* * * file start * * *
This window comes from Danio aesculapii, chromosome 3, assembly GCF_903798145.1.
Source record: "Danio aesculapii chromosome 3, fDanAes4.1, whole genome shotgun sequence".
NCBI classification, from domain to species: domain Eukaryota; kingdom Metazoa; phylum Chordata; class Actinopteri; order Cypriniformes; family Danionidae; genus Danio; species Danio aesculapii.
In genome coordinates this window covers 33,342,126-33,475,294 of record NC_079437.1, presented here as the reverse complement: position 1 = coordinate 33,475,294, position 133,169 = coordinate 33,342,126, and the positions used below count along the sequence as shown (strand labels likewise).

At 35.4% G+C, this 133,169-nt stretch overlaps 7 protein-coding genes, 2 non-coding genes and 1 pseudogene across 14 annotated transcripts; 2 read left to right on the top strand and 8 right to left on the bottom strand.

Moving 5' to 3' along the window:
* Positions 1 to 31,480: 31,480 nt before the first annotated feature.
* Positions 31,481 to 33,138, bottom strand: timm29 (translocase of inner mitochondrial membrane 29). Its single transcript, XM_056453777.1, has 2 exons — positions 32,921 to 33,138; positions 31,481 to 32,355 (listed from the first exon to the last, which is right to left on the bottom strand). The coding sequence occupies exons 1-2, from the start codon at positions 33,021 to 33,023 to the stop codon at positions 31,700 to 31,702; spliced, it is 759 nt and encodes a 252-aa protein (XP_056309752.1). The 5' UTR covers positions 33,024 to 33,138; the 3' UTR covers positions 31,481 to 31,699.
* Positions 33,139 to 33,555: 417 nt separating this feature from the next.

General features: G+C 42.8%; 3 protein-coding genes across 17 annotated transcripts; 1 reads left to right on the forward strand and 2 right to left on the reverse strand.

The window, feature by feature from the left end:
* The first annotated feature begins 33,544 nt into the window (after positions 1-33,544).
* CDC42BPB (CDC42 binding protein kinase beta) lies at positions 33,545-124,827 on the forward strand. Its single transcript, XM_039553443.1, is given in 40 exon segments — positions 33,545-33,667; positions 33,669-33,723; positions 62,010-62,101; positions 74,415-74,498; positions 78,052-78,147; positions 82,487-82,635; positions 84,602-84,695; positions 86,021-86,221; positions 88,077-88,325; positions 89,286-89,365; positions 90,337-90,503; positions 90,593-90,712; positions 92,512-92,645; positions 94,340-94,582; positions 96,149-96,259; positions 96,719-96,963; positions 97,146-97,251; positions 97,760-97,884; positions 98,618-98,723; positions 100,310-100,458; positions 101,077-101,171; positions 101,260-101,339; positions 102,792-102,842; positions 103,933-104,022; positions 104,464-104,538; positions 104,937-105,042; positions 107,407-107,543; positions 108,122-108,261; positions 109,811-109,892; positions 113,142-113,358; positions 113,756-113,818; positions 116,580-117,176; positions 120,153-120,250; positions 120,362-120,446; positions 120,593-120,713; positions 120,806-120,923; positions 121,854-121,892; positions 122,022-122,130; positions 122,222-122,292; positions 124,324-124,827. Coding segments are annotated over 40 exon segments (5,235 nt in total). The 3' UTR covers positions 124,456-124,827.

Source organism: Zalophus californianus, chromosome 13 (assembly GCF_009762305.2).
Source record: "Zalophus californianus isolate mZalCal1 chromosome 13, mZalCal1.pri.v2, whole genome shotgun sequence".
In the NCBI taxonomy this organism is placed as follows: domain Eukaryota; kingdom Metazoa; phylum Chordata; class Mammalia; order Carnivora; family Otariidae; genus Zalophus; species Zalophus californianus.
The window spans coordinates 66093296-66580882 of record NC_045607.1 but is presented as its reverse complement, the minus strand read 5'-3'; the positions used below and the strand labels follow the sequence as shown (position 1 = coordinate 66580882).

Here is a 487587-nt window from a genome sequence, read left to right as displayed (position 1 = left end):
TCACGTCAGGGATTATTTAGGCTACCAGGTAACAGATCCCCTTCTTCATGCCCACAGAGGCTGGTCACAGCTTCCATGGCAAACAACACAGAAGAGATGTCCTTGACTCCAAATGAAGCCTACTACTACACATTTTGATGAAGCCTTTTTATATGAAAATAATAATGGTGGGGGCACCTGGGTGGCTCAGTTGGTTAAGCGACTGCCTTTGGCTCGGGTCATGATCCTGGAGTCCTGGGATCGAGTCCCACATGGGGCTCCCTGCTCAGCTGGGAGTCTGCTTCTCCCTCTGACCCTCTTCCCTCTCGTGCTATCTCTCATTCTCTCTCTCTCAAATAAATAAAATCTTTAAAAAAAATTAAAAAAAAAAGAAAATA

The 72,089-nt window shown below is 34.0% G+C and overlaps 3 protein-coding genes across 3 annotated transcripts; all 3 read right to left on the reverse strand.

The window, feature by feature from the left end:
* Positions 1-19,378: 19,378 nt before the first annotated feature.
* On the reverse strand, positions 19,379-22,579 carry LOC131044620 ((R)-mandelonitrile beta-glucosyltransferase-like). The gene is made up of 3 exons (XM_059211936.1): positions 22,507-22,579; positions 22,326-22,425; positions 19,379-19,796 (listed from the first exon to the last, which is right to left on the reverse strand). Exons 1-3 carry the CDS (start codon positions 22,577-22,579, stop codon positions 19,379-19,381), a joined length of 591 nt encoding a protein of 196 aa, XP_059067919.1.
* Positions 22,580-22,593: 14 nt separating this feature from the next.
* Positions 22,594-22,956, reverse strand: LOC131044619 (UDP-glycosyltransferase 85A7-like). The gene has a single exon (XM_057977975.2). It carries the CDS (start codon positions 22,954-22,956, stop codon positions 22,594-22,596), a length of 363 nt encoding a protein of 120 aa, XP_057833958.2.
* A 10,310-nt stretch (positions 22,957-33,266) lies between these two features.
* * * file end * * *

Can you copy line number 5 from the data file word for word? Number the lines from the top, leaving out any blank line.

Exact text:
At 35.4% G+C, this 133,169-nt stretch overlaps 7 protein-coding genes, 2 non-coding genes and 1 pseudogene across 14 annotated transcripts; 2 read left to right on the top strand and 8 right to left on the bottom strand.